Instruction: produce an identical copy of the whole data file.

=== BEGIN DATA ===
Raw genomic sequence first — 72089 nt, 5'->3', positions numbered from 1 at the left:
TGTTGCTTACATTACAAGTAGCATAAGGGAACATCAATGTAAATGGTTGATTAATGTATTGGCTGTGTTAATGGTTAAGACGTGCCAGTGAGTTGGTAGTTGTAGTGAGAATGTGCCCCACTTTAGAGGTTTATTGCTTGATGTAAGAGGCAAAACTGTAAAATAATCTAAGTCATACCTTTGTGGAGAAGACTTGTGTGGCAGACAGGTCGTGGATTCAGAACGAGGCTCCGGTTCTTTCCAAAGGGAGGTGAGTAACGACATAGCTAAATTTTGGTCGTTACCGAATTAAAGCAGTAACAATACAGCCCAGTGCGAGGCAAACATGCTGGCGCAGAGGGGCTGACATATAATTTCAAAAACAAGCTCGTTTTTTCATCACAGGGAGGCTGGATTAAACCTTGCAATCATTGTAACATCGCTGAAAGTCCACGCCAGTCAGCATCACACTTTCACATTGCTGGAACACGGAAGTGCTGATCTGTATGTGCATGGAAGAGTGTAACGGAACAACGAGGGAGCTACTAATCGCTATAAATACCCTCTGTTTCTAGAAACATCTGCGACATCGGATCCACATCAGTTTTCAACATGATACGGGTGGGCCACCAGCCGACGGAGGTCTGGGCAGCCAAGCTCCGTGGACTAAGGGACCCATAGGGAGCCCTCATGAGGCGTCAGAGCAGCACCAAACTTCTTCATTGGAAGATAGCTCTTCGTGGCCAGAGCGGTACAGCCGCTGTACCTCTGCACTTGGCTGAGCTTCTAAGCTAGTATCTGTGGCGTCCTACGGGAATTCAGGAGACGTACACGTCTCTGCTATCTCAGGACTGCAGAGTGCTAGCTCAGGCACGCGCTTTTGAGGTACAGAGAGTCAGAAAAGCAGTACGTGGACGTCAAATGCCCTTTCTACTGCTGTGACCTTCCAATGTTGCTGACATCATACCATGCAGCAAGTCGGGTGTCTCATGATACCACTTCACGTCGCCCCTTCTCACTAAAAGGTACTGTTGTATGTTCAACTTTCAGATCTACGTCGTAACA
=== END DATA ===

Raw genomic sequence first — 72089 nt, 5'->3', positions numbered from 1 at the left:
TGTTGCTTACATTACAAGTAGCATAAGGGAACATCAATGTAAATGGTTGATTAATGTATTGGCTGTGTTAATGGTTAAGACGTGCCAGTGAGTTGGTAGTTGTAGTGAGAATGTGCCCCACTTTAGAGGTTTATTGCTTGATGTAAGAGGCAAAACTGTAAAATAATCTAAGTCATACCTTTGTGGAGAAGACTTGTGTGGCAGACAGGTCGTGGATTCAGAACGAGGCTCCGGTTCTTTCCAAAGGGAGGTGAGTAACGACATAGCTAAATTTTGGTCGTTACCGAATTAAAGCAGTAACAATACAGCCCAGTGCGAGGCAAACATGCTGGCGCAGAGGGGCTGACATATAATTTCAAAAACAAGCTCGTTTTTTCATCACAGGGAGGCTGGATTAAACCTTGCAATCATTGTAACATCGCTGAAAGTCCACGCCAGTCAGCATCACACTTTCACATTGCTGGAACACGGAAGTGCTGATCTGTATGTGCATGGAAGAGTGTAACGGAACAACGAGGGAGCTACTAATCGCTATAAATACCCTCTGTTTCTAGAAACATCTGCGACATCGGATCCACATCAGTTTTCAACATGATACGGGTGGGCCACCAGCCGACGGAGGTCTGGGCAGCCAAGCTCCGTGGACTAAGGGACCCATAGGGAGCCCTCATGAGGCGTCAGAGCAGCACCAAACTTCTTCATTGGAAGATAGCTCTTCGTGGCCAGAGCGGTACAGCCGCTGTACCTCTGCACTTGGCTGAGCTTCTAAGCTAGTATCTGTGGCGTCCTACGGGAATTCAGGAGACGTACACGTCTCTGCTATCTCAGGACTGCAGAGTGCTAGCTCAGGCACGCGCTTTTGAGGTACAGAGAGTCAGAAAAGCAGTACGTGGACGTCAAATGCCCTTTCTACTGCTGTGACCTTCCAATGTTGCTGACATCATACCATGCAGCAAGTCGGGTGTCTCATGATACCACTTCACGTCGCCCCTTCTCACTAAAAGGTACTGTTGTATGTTCAACTTTCAGATCTACGTCGTAACA